The guidelines include a new section featuring recommendations for treating transgender people living with HIV.
The US Department of Health and Human Services (HHS) Panel on Antiretroviral Guidelines for Adults and Adolescents has released an updated version of its recommendations. The revision features a new section on transgender people living with HIV, a rewritten section on substance use and disorders, and update to the HIV-2 infection section.
For the first time, the panel has included a section on the recommended use of antiretrovirals among transgender and nonbinary individuals. These populations are particularly vulnerable to HIV and recent estimates indicate that 14% of transgender women are living with HIV and 2% of transgender of men have HIV.
As such, the panel recommends antiretroviral therapy (ART) for all transgender individuals living with HIV. Additionally, HIV care services should be made available within a gender-affirmative care model in order to mitigate potential barriers to treatment adherence, as well as maximize the likelihood of achieving viral suppression.
The panel’s recommendations also note that some antiretroviral drugs may have pharmacokinetic interactions with gender-affirming therapy, and that clinical effects and hormone levels should be routinely monitored. Additionally, the panel reminds clinicians that these hormone therapies are linked to hyperlipidemia, elevated cardiovascular risk, and osteopenia and, therefore, it is important to select an ART regimen that will not increase the risk of these adverse events.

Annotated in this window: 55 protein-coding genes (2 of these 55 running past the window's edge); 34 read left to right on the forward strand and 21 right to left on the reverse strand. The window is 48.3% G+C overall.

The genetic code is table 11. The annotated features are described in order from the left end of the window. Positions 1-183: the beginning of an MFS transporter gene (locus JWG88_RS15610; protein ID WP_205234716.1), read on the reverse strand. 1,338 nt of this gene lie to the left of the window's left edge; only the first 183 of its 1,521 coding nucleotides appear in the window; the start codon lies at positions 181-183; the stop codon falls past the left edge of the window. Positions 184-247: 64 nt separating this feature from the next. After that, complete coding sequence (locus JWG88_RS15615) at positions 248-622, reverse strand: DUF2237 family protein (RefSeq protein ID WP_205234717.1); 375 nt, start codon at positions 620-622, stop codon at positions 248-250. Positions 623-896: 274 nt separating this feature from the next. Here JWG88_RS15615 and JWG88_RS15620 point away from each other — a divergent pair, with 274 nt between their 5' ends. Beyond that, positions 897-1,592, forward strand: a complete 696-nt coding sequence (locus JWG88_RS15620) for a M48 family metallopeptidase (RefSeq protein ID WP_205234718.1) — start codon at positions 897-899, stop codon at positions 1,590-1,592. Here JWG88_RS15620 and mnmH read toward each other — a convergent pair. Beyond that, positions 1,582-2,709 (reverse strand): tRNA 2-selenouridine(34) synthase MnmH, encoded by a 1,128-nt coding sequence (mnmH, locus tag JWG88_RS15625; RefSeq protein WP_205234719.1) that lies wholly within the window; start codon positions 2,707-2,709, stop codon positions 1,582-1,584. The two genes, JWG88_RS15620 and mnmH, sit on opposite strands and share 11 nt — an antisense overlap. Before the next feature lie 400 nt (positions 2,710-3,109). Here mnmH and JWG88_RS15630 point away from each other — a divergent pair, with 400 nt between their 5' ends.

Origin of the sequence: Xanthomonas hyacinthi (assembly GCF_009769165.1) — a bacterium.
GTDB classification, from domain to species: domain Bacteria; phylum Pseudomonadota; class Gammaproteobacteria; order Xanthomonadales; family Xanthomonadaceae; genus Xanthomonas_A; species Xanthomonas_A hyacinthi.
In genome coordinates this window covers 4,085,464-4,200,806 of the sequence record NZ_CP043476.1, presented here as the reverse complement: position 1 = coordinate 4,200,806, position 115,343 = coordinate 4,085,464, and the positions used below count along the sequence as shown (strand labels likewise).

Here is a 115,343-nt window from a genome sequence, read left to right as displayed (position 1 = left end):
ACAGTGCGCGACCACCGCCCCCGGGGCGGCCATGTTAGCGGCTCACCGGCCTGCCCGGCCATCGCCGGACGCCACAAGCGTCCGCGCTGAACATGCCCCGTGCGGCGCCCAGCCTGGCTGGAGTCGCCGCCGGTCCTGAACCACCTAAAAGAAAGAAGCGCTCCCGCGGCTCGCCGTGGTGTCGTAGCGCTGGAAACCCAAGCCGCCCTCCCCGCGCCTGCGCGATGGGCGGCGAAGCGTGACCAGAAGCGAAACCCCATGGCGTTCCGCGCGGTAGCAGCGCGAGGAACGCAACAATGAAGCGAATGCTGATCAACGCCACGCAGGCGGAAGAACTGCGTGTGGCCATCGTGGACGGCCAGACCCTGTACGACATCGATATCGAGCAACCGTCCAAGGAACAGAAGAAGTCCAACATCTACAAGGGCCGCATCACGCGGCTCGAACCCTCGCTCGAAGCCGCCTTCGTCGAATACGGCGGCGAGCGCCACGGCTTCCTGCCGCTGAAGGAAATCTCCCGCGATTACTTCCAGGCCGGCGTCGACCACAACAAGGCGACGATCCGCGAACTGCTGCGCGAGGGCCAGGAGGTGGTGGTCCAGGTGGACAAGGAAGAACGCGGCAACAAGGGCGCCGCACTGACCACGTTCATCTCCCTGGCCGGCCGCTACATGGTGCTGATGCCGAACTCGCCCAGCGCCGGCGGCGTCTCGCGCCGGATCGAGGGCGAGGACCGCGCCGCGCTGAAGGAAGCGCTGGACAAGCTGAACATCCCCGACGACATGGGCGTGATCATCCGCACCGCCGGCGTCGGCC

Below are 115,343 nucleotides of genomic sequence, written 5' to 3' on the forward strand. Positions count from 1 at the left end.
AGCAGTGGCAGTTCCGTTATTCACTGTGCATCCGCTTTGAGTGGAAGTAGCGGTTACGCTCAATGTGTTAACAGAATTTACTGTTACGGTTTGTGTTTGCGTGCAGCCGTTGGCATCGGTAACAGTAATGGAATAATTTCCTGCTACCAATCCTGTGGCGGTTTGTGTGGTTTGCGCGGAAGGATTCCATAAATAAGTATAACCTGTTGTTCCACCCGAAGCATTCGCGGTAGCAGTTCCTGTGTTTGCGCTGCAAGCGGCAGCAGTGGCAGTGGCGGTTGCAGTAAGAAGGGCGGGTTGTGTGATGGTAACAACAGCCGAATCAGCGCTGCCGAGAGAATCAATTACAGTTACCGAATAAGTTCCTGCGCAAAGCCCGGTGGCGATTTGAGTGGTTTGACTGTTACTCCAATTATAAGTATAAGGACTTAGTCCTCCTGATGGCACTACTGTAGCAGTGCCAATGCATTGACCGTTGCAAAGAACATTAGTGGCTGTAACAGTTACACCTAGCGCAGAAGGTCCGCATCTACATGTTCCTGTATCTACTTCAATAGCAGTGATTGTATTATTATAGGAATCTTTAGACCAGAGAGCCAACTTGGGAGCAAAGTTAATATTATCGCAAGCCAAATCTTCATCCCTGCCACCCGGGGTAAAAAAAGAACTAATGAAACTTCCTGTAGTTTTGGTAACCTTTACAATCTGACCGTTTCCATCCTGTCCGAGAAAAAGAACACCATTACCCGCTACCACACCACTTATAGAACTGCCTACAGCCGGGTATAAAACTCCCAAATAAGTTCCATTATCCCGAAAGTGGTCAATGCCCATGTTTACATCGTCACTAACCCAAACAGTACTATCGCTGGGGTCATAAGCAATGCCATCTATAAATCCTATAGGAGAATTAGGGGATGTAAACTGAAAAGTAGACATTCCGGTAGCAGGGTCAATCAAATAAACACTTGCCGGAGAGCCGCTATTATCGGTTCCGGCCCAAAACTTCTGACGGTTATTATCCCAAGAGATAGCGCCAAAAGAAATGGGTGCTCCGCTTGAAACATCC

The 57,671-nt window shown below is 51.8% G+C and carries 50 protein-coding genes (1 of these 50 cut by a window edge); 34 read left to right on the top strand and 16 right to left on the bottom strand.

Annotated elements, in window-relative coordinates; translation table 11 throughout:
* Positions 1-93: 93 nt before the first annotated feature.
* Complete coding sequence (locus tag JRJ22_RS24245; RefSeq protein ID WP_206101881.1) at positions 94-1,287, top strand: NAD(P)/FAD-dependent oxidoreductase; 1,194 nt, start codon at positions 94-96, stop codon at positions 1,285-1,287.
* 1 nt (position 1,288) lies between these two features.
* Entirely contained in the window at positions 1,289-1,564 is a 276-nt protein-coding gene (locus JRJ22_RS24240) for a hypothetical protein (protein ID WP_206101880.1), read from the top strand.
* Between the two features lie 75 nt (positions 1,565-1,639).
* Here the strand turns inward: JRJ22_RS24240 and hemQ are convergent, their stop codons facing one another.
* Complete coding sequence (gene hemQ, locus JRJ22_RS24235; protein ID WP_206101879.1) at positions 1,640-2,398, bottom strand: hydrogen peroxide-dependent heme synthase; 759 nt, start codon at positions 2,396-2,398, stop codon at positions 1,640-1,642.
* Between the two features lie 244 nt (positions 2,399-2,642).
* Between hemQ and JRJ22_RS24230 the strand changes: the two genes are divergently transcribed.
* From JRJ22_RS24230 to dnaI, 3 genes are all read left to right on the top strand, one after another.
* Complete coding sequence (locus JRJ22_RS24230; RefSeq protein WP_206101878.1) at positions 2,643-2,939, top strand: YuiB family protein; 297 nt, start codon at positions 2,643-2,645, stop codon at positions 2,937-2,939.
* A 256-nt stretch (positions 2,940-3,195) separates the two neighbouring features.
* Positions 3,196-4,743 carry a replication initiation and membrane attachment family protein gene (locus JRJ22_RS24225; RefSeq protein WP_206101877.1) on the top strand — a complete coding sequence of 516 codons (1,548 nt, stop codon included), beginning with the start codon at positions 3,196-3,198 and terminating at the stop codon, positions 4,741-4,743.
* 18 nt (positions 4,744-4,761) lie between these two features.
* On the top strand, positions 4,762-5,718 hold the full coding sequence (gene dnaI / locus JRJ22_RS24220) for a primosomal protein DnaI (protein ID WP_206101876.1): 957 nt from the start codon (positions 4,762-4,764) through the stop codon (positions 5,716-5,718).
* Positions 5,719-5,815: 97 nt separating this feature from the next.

The panel notes that substance use disorders (SUDs) are prevalent among people living with HIV and can contribute to poor health outcomes and, therefore, recommends that screening for SUDs should be a part of routine clinical care.
Continuous substance use should not be considered a contraindication to ART, and the panel indicates that all individuals who use substances can achieve and maintain viral suppression by taking ART.
However, when selecting an ART regimen, providers should be cognizant of potential adherence barriers or comorbidities associated with addiction that could impact care, including potential drug-drug interactions and adverse events associated with the medications being taken.
Providers should also offer all patients with HIV and SUDs evidence-based pharmacotherapy such as tobacco cessation treatment, opioid agonist therapy, etc., as part of HIV care.
Finally, providers should note that once-daily single tablet regimens with high barriers to resistance, low hepatotoxicity, and low potential for drug-drug interactions are preferred for this population of individuals.
The guidelines on treating patients with HIV-2 infections have been revised by the panel with updated recommendations on initiation of ART and which regimens to use among patients with mono-infection of HIV-2 or coinfection with HIV-1 and HIV-2.
Previously, it was recommended that individuals with HIV-2 begin ART before clinical progression. Existing data on the treatment of HIV-2 and extrapolation from data on the treatment of HIV-1 suggest that ART should be initiated at or soon after diagnosis to prevent disease progression and transmission.
The panel notes that no randomized controlled trials have determined which treatment regimens are the most effective for treating patients with HIV-2, but highlights that 2 single-arm clinical trials have shown “favorable outcomes” in patients receiving integrase strand transfer inhibitor (INSTI)-based regimens.
Based on this information, the panel recommends the use of an INSTI-based regimen as an initial ART regimen when treating patients with no previous treatment history with HIV-2. Alternatively, a regimen that includes a boosted protease inhibitor that is active against HIV-2, such as darunavir or lopinavir, can be used.
Revisions to additional sections are expected to be released later this year.